Narrow the gaps! The United Nations is listening

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 The UN High-Level Political Forum on Sustainable Development is underway at the UN headquarters in New York. Photo: Philip Lee


UN meetings are often bureaucratic. This one has a sense of urgency.

With its rather dull title, the UN High-Level Political Forum on Sustainable Development is taking place in New York 9-18 July 2019. Its theme is “Empowering people and ensuring inclusiveness and equality”.

The Forum has been convened under the auspices of the Economic and Social Council (ECOSOC) with which WACC has consultative status.

Its purpose is to review where we are on six of the Sustainable Development Goals (SDGs) of the UN’s Agenda 2030. The six are:

Goal 4. Ensure inclusive and equitable quality education and promote lifelong learning opportunities for all

Goal 8. Promote sustained, inclusive and sustainable economic growth, full and productive employment and decent work for all

Goal 10. Reduce inequality within and among countries

Goal 13. Take urgent action to combat climate change and its impacts

Goal 16. Promote peaceful and inclusive societies for sustainable development, provide access to justice for all and build effective, accountable and inclusive institutions at all levels

Goal 17. Strengthen the means of implementation and revitalize the global partnership for sustainable development

 

Undoubtedly, considerable progress has been made in many of the 17 SDGs. Yet, the impetus is slowing and it is clear that much remains to be done.

As UN Secretary-General António Guterres wrote in the SDGs Report 2018, “With just 12 years left to the 2030 deadline, we must inject a sense of urgency. Achieving the 2030 requires immediate and accelerated actions by countries along with collaborative partnerships among governments and stakeholders at all levels.”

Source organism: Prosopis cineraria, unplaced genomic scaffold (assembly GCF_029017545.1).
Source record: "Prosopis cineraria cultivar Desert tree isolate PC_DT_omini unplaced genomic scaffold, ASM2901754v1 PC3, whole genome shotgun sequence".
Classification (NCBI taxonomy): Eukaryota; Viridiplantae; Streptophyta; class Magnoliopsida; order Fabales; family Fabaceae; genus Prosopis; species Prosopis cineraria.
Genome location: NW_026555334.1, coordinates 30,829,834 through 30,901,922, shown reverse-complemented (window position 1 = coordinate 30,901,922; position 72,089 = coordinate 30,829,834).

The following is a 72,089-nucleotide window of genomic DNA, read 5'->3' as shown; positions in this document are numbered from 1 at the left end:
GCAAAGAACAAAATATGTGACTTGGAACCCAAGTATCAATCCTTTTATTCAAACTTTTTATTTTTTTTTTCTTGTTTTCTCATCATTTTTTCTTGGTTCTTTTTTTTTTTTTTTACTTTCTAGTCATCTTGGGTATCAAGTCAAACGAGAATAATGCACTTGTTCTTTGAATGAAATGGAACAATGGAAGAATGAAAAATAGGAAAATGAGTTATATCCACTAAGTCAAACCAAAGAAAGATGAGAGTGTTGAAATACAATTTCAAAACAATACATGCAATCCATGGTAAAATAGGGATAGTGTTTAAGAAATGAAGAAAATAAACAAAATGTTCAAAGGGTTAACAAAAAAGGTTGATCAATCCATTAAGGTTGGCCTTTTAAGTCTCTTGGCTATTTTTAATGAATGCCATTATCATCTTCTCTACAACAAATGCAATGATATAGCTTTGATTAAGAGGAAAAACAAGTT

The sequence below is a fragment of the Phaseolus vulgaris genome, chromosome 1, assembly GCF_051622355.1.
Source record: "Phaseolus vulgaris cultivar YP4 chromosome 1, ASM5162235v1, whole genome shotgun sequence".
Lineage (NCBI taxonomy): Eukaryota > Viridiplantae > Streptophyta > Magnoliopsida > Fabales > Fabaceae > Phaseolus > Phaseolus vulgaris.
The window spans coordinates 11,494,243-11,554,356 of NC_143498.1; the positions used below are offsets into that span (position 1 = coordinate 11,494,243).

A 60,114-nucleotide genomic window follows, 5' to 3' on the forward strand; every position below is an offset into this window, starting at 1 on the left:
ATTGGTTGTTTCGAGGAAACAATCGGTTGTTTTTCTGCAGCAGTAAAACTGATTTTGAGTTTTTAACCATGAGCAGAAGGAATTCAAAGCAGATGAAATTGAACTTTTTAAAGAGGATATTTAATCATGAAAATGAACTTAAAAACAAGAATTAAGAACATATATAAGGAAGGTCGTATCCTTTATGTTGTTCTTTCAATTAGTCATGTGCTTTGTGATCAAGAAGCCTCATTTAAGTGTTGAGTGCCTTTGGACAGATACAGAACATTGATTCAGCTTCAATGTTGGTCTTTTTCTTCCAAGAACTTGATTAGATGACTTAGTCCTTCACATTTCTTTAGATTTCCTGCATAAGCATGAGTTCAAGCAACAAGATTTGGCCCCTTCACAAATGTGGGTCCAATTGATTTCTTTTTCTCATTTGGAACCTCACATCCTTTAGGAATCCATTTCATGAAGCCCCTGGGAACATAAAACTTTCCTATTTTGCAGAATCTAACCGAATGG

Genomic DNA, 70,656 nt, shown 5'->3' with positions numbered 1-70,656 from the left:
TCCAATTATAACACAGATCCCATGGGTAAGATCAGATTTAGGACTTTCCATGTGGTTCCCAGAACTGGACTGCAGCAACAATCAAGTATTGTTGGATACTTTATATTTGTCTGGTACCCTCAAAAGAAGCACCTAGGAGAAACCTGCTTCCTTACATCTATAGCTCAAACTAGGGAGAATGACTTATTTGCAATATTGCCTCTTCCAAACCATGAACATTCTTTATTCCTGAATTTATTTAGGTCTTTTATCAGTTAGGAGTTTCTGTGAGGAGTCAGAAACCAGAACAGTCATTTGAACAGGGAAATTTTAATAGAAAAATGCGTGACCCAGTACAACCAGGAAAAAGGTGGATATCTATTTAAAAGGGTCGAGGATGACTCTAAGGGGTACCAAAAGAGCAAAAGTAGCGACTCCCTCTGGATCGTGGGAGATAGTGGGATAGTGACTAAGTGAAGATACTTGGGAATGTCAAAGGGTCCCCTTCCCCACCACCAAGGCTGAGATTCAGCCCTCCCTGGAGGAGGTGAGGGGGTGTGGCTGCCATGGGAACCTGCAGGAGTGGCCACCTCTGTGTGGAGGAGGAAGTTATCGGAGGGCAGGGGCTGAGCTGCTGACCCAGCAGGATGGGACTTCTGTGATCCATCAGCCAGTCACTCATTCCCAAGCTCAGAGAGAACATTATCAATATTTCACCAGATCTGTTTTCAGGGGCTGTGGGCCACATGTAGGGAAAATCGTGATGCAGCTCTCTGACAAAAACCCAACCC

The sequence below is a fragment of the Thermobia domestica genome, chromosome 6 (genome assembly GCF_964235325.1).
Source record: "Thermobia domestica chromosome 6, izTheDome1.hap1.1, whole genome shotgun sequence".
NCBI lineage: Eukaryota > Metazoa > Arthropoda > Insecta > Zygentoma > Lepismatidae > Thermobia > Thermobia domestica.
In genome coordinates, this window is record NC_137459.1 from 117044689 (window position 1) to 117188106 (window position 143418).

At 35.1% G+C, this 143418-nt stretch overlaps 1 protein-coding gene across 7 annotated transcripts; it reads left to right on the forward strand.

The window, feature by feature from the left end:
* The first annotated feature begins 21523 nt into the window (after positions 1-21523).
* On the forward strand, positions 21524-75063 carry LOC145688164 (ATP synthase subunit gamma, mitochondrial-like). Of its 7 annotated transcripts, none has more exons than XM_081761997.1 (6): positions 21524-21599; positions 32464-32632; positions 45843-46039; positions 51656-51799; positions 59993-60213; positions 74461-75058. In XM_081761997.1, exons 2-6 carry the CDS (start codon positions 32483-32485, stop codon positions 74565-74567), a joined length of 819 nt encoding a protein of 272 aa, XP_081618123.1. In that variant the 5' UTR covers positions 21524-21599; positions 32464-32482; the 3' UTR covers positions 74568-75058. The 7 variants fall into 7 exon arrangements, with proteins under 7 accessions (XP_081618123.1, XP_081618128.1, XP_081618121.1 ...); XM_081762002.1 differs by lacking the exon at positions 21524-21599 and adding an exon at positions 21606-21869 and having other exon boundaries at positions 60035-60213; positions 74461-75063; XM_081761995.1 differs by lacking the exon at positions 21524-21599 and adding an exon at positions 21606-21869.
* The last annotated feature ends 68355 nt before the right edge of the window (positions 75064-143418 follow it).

Watchwords at the opening session – attended by delegates from every country in the world and observed by representatives of many civil society organizations – included the climate crisis, the continuing invisibility of some segments of populations, how to secure accurate data for measurability, the need for leadership and good governance, and as always how to guarantee robust financing.

 

Recently, ACT Alliance, of which WACC is a member, commissioned a report on the Development Needs of Civil Society. One of its conclusions was for activists and donors to use the platform provided by SDG 17 on global partnership “to analyse and build a case for civic space as a precondition for achieving the other SDGs.”

 

In WACC’s opinion, this does not go far enough. Delegates at the Forum already sense that equitable access to information and communication is vital to achieving the SDGs. But no one is saying so – yet.

 

WACC has already identified what is missing: SDG 18 “Communication for All”. Its goal is “Expand and strengthen public civic spaces through equitable and affordable access to communication technologies and platforms, media pluralism, and media diversity.”

 

This is a platform that everyone can share and support. It enables, empowers, and transforms. It responds to António Guterres’ plea: “Narrow the gaps. Bridge the divides… Our future depends on it.”


About the Author

Philip Lee

Philip Lee

Currently WACC Deputy Director of Programmes and editor of the international journal Media Development. Recent publications include Communicating Peace: Entertaining Angels Unawares (ed.) (2008), and Public Memory, Public Media and the Politics of Justice (ed.) (2012).